Shearon’s union, IFPTE, lauded Schumer, Schatz, and House Democratic sponsor Derek Kilmer, D-Wash., “for authoring this critically important bill.” His union includes engineers, scientists and – ironically – immigration judges who face an enormous caseload of applicants waiting to enter the U.S. and whose cases can’t get judged because Trump has shut down their agency.

“This legislation will provide much-needed relief to federal employees who may be facing civil actions against them due to a lapse in pay that has resulted because of the government shutdown. It is truly unfortunate that President Trump is using these civilian workers and their families as political pawns to achieve a political goal,” Shearon added.

“The real-life ramifications on these working Americans are hard choices between feeding their families and meeting other financial obligations. The Federal Employee Civil Relief Act will provide impacted workers additional time after a shutdown to meet their financial obligations that would otherwise result in actions against them such as eviction, foreclosure and other civil claims.”

But while Schumer, Schatz and Co., come to the aid of the federal workers, two other large groups of people hurt by the shutdown are, so far, out in the cold, and may not be made whole even when, or if, the government reopens.

U.S. Coast Guard Culinary Specialist Jerry Wright, right, and Petty Officer 2nd Class Lauren Laughlin, second from right, stack boxes of donated cereal at a pop-up food pantry created at the Coast Guard Academy in New London, Conn. | Susan Haigh/AP

One is contract workers – janitors, fast food workers, security guards and their colleagues, many of them represented by the Service Employees. They’re not federal workers, so the Schumer-Schatz bill doesn’t cover them. Nor does legislation Trump signed Jan. 16 saying federal workers would get retroactive back pay. Maryland’s two Democratic senators and Sen. Tina Smith, DFL-Minn., are trying to get pay retroactivity for the contract workers, too.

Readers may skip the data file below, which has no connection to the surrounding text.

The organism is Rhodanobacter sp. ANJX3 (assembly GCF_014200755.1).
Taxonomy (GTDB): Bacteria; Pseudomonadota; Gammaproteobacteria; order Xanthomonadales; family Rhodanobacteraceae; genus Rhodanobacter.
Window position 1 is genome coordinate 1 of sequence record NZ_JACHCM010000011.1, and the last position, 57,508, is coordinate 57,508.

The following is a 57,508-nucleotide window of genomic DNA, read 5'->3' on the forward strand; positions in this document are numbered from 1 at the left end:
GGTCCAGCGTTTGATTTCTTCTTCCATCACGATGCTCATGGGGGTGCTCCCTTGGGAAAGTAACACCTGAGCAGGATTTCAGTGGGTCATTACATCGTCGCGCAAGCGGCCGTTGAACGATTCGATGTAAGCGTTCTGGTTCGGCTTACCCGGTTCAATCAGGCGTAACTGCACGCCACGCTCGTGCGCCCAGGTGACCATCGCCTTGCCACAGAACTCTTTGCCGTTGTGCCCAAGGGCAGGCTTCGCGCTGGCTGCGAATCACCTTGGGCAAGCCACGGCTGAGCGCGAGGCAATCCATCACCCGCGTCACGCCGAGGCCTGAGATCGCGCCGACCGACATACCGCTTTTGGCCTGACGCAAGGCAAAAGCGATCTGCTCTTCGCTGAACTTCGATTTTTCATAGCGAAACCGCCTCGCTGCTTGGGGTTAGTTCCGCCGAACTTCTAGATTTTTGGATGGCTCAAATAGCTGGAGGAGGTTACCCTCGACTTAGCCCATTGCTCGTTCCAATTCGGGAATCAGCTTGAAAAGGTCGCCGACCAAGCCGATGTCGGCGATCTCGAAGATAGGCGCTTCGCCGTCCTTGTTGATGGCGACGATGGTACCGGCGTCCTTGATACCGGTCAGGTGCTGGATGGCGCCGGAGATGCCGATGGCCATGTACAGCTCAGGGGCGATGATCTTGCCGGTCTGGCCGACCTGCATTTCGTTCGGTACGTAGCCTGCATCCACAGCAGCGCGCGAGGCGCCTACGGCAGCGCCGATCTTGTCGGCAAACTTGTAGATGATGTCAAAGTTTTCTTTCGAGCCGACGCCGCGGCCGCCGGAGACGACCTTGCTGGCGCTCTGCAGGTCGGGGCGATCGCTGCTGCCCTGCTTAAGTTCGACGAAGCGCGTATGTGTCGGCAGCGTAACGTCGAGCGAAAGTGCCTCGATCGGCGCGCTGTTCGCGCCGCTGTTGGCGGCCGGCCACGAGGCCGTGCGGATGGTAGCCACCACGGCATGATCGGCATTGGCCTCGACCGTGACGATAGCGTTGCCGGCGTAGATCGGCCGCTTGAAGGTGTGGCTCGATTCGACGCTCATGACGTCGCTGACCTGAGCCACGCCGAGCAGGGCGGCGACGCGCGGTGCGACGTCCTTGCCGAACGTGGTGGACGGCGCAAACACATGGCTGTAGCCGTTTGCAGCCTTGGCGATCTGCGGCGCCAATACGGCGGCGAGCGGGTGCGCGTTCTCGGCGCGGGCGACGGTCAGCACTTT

But another large group of people – recipients of federal housing Section 8 vouchers and other aid to low-income people — also face auto repossession and eviction notices. Landlords are demanding Section 8 renters pay full freight, replacing the federal Housing Department subsidies the landlords usually get.

Otherwise, those poor could be out on the street as early as February.

Not mentioned by anyone in this battle so far is the fact that the capitalist system itself encourages the vulture-like behavior of banks and mortgage companies that stand to intensify their profit rates when they kick people out of homes who have already paid off half or more of their mortgages. In addition to the huge interest rates they have already wallowed around in they can use the same real estate to start the money machine going all over again for themselves. What they are doing with the victims of the Trump shutdown is nothing more than business as usual for them – only intensified. It’s like price gouging after a storm or natural disaster – only this time its on steroids.


CONTRIBUTOR

Mark Gruenberg
Mark Gruenberg

Mark Gruenberg is head of the Washington, D.C., bureau of People's World. He is also the editor of Press Associates Inc. (PAI), a union news service in Washington, D.C. that he has headed since 1999. Previously, he worked as Washington correspondent for the Ottaway News Service, as Port Jervis bureau chief for the Middletown, NY Times Herald Record, and as a researcher and writer for Congressional Quarterly. Mark obtained his BA in public policy from the University of Chicago and worked as the University of Chicago correspondent for the Chicago Daily News.